This is “Additional Resources”, section 11.6 from the book Communication for Business Success (v. 1.0). For details on it (including licensing), click here.

For more information on the source of this book, or why it is available for free, please see the project's home page. You can browse or download additional books there. You may also download a PDF copy of this book (6 MB) or just this chapter (568 KB), suitable for printing or most e-readers, or a .zip file containing this book's HTML files (for use in a web browser offline).

Has this book helped you? Consider passing it on:
Creative Commons supports free culture from music to education. Their licenses helped make this book available to you.
DonorsChoose.org helps people like you help teachers fund their classroom projects, from art supplies to books to calculators.

11.6 Additional Resources

Visit this site for a library of University of California videotapes on nonverbal communication produced by Dane Archer of the University of California at Santa Cruz. http://nonverbal.ucsc.edu

Read “Six Ways to Improve Your Nonverbal Communications” by Vicki Ritts, St. Louis Community College at Florissant Valley and James R. Stein, Southern Illinois University, Edwardsville. http://honolulu.hawaii.edu/intranet/committees/FacDevCom/guidebk/teachtip/commun-1.htm

Read “Listen With Your Eyes: Tips for Understanding Nonverbal Communication,” an About.com article by Susan Heathfield. http://humanresources.about.com/od/interpersonalcommunicatio1/a/nonverbal_com.htm

Presentation Magazine offers a wealth of ideas, tips, and templates for designing effective visual aids. http://www.presentationmagazine.com

The National Center for Education Statistics offers an easy-to-use “Create a Graph” tutorial including bar, line, area, pie, and other types of graphs. The site is made for kids, but it’s worthwhile for adults too. http://nces.ed.gov/nceskids/graphing/classic

Read “The Seven Sins of Visual Presentations” from Presentation Magazine. http://www.presentationmagazine.com/7sinsvisual.htm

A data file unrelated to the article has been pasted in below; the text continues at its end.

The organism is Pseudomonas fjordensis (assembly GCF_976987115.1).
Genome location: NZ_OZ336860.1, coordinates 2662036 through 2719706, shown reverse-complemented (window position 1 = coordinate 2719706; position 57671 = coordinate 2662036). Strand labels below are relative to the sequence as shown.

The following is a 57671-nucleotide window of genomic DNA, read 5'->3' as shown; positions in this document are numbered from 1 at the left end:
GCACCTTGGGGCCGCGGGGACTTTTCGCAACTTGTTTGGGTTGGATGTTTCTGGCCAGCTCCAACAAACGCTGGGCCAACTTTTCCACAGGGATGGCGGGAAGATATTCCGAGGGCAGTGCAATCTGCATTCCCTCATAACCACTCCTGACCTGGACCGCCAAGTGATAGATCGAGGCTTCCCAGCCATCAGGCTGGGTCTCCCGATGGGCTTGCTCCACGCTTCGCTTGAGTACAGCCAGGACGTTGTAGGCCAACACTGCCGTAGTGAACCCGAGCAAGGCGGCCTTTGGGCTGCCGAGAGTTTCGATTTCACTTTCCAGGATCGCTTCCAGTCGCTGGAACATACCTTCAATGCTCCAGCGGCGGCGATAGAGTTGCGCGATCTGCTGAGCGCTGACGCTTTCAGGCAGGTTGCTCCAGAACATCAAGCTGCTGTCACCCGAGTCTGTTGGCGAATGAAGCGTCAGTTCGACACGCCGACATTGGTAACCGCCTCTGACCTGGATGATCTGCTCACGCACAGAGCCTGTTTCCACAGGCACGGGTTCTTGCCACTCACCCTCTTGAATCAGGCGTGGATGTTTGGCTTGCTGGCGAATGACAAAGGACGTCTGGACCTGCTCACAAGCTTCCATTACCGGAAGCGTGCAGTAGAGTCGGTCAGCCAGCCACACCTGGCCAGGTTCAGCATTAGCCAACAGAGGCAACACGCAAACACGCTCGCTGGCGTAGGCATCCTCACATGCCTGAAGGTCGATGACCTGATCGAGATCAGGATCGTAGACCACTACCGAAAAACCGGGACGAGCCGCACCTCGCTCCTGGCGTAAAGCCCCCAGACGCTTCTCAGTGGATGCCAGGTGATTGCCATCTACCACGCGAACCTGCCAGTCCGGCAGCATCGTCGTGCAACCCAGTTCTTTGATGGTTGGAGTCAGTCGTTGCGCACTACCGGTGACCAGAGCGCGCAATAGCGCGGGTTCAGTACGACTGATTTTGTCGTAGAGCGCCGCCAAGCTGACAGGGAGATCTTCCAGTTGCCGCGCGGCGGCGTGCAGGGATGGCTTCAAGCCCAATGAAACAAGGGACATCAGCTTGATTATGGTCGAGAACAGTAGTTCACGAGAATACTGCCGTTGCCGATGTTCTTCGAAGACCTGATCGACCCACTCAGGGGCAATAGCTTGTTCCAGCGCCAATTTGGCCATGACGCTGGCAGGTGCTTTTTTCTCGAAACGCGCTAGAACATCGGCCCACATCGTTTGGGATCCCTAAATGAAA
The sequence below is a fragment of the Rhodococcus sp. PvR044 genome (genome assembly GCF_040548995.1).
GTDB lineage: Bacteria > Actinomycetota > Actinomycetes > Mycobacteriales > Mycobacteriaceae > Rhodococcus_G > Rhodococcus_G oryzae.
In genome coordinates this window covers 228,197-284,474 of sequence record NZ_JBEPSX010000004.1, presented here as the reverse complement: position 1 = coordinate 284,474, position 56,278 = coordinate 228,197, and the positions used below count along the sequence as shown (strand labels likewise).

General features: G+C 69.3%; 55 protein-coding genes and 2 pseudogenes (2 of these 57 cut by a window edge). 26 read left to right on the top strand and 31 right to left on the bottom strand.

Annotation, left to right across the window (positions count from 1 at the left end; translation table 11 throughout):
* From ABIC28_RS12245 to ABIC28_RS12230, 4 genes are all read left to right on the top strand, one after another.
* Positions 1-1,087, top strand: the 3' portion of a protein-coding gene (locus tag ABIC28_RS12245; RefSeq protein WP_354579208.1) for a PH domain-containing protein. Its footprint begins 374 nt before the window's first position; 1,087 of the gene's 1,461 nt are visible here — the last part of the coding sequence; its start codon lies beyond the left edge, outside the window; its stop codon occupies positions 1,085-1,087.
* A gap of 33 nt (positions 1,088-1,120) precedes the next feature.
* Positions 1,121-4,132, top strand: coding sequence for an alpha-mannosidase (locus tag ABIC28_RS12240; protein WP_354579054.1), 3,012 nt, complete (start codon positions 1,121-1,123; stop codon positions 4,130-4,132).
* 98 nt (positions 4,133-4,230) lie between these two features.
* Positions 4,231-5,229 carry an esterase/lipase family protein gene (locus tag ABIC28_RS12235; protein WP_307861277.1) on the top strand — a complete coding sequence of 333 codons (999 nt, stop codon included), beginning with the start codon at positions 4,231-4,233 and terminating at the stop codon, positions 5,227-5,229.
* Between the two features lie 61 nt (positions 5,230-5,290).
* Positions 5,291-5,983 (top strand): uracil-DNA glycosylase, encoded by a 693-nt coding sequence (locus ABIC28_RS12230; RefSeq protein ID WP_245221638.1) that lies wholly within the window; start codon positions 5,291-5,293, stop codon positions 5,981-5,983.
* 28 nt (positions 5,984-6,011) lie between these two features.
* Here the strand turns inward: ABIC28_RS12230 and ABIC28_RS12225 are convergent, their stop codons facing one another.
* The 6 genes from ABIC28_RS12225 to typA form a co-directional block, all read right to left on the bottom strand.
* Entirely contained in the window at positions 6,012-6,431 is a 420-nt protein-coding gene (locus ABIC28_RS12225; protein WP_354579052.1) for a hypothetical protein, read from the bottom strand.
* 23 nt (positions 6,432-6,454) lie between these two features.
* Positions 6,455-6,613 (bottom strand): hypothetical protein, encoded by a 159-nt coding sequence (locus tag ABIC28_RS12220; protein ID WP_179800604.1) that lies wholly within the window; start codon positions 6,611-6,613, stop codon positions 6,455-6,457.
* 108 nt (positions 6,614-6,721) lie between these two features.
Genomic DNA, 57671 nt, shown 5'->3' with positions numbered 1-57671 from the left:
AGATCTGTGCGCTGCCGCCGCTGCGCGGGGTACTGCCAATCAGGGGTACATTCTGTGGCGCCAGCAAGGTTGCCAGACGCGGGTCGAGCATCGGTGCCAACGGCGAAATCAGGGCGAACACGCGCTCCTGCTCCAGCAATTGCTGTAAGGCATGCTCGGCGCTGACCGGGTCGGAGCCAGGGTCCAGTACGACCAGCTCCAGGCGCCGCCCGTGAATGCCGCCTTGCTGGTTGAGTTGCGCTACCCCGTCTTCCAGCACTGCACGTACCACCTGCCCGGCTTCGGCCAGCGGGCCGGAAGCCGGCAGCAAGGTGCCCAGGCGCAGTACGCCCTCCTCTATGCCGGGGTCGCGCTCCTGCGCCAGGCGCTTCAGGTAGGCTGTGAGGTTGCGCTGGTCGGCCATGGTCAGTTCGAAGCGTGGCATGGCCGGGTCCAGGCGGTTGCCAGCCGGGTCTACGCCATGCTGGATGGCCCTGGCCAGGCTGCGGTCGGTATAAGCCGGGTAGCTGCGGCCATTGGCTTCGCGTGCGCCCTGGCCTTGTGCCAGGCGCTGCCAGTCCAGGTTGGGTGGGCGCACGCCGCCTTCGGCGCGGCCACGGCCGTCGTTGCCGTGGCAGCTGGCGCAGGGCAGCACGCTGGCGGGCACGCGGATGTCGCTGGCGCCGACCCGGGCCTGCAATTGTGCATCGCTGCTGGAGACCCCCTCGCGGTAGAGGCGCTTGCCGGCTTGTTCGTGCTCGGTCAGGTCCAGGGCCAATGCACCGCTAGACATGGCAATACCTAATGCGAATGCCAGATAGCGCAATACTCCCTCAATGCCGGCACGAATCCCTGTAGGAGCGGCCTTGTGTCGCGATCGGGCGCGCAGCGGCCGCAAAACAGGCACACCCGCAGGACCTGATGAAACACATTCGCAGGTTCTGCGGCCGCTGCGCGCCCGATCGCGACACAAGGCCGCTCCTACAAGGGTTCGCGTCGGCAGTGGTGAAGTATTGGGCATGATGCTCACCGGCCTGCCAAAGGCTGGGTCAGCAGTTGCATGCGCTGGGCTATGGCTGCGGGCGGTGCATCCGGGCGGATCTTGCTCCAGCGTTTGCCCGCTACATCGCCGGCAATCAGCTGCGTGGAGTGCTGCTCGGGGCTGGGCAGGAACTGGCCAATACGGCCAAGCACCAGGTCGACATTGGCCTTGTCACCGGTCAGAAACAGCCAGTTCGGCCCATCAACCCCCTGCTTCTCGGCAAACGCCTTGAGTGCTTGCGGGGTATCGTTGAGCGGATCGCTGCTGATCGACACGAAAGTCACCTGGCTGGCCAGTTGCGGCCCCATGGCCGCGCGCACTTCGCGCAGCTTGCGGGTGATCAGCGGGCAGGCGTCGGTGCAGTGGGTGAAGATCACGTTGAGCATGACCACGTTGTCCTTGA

Yale emeritus professor Edward Tufte is one of the top authorities on the visual presentation of data. Learn about his books on data presentation and a one-day course he teaches. http://www.edwardtufte.com/tufte/courses

Greg Conley has produced an excellent discussion of color, contrast, and tips for the use of color on his Web site and has gracefully allowed it to be included here for your benefit. Check out his site for more in-depth information and consider taking an art course to further develop your awareness of color. http://www.watercolorpainting.com/color.htm

Visit “Presenting Effective Presentations with Visual Aids” from the U.S. Department of Labor, OSHA Office of Training and Education. http://www.osha.gov/doc/outreachtraining/htmlfiles/traintec.html

The American Psychological Association provides guidelines for making presentations accessible for persons with disabilities. http://www.apa.org/pi/disability/resources/convention/index.aspx

Read “Using Visual Aids and Props for Giving More Powerful Presentations” by Larry M. Lynch. http://ezinearticles.com/?Using-Visual-Aids-and-Props-for-Giving-More-Powerful-Presentations&id=100871

Is “how you say it” really more important than what you say? Read an article by communications expert Dana Bristol-Smith that debunks a popular myth. http://www.sideroad.com/Public_Speaking/how-you-say-not-more-important-what-you-say.html